Shutting Down FileSharing Sites And P2P Services Pays Off, Says RIAA
Filed under: Announcements & Events, Entertainment Industry, File-Sharing Programs, Networks & Services, Legal P2P News & Issues
Two days ago a House Commerce Committee hearing on “The Future of Audio” was held. Here, the Recording Industry Association of America, represented by its chairman and CEO Cary Sherman, has told lawmakers how the music industry has “transformed how it does business”.
At this hearing the RIAA claimed that digital formats are now responsible for more than half of the industry’s revenues. Sherman also pointed out that CDs are becoming obsolete, being replaced by digital music which has brought around $3.5 billion in revenues a year ago, nearly 20 times more compared to 2004.
Fact is that digital music was on the tide since peer-to-peer services emerged, such as Napster, KaZaa and Limewire, all facilitating the free exchange of digital content. Now it seems that the music industry started adapting to the digital era.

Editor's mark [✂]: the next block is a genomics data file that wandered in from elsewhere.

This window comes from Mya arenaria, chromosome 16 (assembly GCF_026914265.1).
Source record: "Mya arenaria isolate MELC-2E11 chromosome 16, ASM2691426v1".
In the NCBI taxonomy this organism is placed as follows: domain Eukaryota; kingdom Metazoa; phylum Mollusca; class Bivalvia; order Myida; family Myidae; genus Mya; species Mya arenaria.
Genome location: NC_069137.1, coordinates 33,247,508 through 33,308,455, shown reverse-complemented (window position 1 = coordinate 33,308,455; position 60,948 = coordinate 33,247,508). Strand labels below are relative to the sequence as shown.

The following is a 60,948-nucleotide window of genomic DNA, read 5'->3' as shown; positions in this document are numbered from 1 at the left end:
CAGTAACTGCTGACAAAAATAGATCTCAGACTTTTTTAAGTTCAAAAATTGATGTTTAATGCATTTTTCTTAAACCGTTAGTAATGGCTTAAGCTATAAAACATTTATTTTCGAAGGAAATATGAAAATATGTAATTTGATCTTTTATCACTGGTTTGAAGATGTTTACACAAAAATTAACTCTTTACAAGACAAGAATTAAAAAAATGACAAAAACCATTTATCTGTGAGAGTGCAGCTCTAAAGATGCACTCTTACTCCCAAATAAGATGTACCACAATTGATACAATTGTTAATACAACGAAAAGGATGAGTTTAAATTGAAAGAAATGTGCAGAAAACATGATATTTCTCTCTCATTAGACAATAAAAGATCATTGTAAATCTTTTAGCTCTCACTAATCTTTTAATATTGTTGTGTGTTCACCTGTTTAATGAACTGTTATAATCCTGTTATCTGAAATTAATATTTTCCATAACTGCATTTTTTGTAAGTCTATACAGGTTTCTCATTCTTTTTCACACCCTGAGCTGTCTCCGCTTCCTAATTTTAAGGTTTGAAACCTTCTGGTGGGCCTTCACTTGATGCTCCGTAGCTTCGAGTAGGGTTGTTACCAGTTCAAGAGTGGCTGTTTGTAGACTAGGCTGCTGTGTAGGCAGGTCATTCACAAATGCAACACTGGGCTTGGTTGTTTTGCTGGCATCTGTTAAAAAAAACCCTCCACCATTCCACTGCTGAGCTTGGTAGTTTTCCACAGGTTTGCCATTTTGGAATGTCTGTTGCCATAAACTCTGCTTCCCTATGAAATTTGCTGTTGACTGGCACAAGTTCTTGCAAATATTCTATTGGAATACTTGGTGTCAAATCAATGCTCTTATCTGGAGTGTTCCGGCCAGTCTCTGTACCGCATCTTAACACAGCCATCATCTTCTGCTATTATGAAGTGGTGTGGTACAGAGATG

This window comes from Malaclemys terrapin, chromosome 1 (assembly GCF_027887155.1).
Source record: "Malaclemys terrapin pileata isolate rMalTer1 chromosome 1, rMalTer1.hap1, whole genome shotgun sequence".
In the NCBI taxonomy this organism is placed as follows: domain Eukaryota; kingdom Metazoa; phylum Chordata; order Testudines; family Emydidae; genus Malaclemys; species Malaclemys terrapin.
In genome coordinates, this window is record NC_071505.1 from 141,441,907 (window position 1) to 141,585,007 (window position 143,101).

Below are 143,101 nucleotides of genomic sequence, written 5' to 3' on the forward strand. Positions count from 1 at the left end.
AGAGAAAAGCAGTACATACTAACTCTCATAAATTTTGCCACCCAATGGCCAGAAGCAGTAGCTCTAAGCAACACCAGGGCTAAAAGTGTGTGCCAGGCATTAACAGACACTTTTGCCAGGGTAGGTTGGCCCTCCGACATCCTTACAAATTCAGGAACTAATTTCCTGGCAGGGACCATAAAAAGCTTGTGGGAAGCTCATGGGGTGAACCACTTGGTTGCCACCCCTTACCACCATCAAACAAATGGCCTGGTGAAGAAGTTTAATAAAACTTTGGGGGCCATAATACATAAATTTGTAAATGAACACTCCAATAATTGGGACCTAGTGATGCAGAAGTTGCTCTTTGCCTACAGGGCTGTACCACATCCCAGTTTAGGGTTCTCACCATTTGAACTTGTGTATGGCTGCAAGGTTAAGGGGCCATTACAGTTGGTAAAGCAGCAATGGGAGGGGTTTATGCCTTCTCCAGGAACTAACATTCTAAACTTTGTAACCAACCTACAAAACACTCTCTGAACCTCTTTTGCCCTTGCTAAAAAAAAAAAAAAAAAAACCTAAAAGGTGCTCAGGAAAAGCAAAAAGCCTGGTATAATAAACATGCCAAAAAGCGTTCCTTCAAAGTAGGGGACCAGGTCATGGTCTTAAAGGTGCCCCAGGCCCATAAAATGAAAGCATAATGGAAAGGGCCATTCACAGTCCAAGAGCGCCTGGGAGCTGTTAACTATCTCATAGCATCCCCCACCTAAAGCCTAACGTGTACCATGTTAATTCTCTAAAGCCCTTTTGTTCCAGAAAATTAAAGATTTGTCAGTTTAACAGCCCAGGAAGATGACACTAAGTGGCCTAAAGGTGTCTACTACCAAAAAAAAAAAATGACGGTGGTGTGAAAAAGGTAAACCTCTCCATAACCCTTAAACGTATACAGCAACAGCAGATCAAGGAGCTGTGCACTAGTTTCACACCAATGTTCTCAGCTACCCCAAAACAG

Cary Sherman also said that Limewire’s “demise” had a positive effect on music sales:
”For example, most people are familiar with Limewire, which was the world’s most popular peer-to-peer (P2P) file-sharing service. Between 2007 and 2010, about 2/3 of filesharers on the Internet used the service”, she said. ” At the end of October 2010, a federal court finally shut them down for inducing massive copyright infringement,” he said.
“The very next month, digital sales of music improved and they’ve remained higher ever since. While this may not be the sole cause, it is not a coincidence, just a couple of months ago, market research firm NPD released a survey showing that more than half of the people who had used Limewire did NOT go to another illegal music site to get their music after the shutdown, thanks to the availability of legal music download services.”
“We continue to believe that the best and single most important anti-piracy strategy remains innovation — experimenting and working with our technology and Internet partners on consumer-friendly new business models,” RIAA’s CEO concluded.